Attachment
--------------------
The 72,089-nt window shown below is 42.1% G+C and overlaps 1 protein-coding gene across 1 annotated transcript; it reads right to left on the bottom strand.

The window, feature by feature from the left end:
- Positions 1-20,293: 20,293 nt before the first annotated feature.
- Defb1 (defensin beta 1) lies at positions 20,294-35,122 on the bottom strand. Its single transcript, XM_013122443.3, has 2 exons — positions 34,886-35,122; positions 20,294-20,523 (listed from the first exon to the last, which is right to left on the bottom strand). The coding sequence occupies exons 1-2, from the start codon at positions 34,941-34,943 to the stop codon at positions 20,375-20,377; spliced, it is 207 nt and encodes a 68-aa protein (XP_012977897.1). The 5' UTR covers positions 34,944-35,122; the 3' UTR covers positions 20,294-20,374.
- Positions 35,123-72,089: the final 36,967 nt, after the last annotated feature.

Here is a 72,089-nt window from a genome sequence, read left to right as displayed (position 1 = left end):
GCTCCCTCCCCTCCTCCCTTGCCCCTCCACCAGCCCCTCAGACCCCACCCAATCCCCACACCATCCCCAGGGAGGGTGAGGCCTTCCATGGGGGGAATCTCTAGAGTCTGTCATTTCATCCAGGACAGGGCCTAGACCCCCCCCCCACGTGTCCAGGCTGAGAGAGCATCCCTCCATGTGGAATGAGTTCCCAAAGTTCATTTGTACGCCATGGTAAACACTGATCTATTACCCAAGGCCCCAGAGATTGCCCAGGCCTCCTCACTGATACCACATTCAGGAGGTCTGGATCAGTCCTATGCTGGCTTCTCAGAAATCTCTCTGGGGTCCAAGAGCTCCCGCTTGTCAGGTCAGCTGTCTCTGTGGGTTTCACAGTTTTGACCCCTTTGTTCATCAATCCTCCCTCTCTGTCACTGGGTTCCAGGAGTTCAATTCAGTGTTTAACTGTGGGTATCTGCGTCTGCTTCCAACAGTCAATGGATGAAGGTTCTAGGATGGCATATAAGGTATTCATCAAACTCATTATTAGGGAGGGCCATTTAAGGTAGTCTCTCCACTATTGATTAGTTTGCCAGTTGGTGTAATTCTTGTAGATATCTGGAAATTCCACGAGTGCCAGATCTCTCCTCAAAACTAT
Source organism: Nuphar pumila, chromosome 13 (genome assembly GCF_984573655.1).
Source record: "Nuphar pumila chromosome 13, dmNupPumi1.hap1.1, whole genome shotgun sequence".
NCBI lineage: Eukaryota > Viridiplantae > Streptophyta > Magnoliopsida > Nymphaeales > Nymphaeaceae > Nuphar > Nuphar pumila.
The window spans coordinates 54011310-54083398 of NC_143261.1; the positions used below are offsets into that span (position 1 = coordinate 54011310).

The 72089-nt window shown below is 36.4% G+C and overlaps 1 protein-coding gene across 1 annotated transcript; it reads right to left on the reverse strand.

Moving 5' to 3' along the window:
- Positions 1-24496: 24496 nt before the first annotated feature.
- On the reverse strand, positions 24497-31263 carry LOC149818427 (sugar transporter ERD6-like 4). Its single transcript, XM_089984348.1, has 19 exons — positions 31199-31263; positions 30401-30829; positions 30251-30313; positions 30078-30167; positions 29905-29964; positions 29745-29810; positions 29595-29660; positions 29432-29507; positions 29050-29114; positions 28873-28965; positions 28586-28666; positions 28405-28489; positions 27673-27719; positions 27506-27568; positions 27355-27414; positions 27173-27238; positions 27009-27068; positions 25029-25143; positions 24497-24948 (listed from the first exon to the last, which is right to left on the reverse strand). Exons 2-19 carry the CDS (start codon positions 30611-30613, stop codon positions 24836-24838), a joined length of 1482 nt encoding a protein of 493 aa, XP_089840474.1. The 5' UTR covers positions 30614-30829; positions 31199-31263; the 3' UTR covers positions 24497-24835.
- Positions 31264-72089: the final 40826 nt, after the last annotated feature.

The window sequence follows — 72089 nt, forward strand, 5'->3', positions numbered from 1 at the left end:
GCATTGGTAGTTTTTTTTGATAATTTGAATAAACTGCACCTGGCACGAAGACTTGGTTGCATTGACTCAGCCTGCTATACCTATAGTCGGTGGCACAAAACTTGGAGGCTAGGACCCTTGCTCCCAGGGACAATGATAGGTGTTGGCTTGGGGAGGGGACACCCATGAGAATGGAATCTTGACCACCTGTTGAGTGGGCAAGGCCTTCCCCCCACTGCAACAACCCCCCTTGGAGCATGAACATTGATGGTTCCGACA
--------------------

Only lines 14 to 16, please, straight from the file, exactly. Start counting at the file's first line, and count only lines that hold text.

- Positions 1-24496: 24496 nt before the first annotated feature.
- On the reverse strand, positions 24497-31263 carry LOC149818427 (sugar transporter ERD6-like 4). Its single transcript, XM_089984348.1, has 19 exons — positions 31199-31263; positions 30401-30829; positions 30251-30313; positions 30078-30167; positions 29905-29964; positions 29745-29810; positions 29595-29660; positions 29432-29507; positions 29050-29114; positions 28873-28965; positions 28586-28666; positions 28405-28489; positions 27673-27719; positions 27506-27568; positions 27355-27414; positions 27173-27238; positions 27009-27068; positions 25029-25143; positions 24497-24948 (listed from the first exon to the last, which is right to left on the reverse strand). Exons 2-19 carry the CDS (start codon positions 30611-30613, stop codon positions 24836-24838), a joined length of 1482 nt encoding a protein of 493 aa, XP_089840474.1. The 5' UTR covers positions 30614-30829; positions 31199-31263; the 3' UTR covers positions 24497-24835.
- Positions 31264-72089: the final 40826 nt, after the last annotated feature.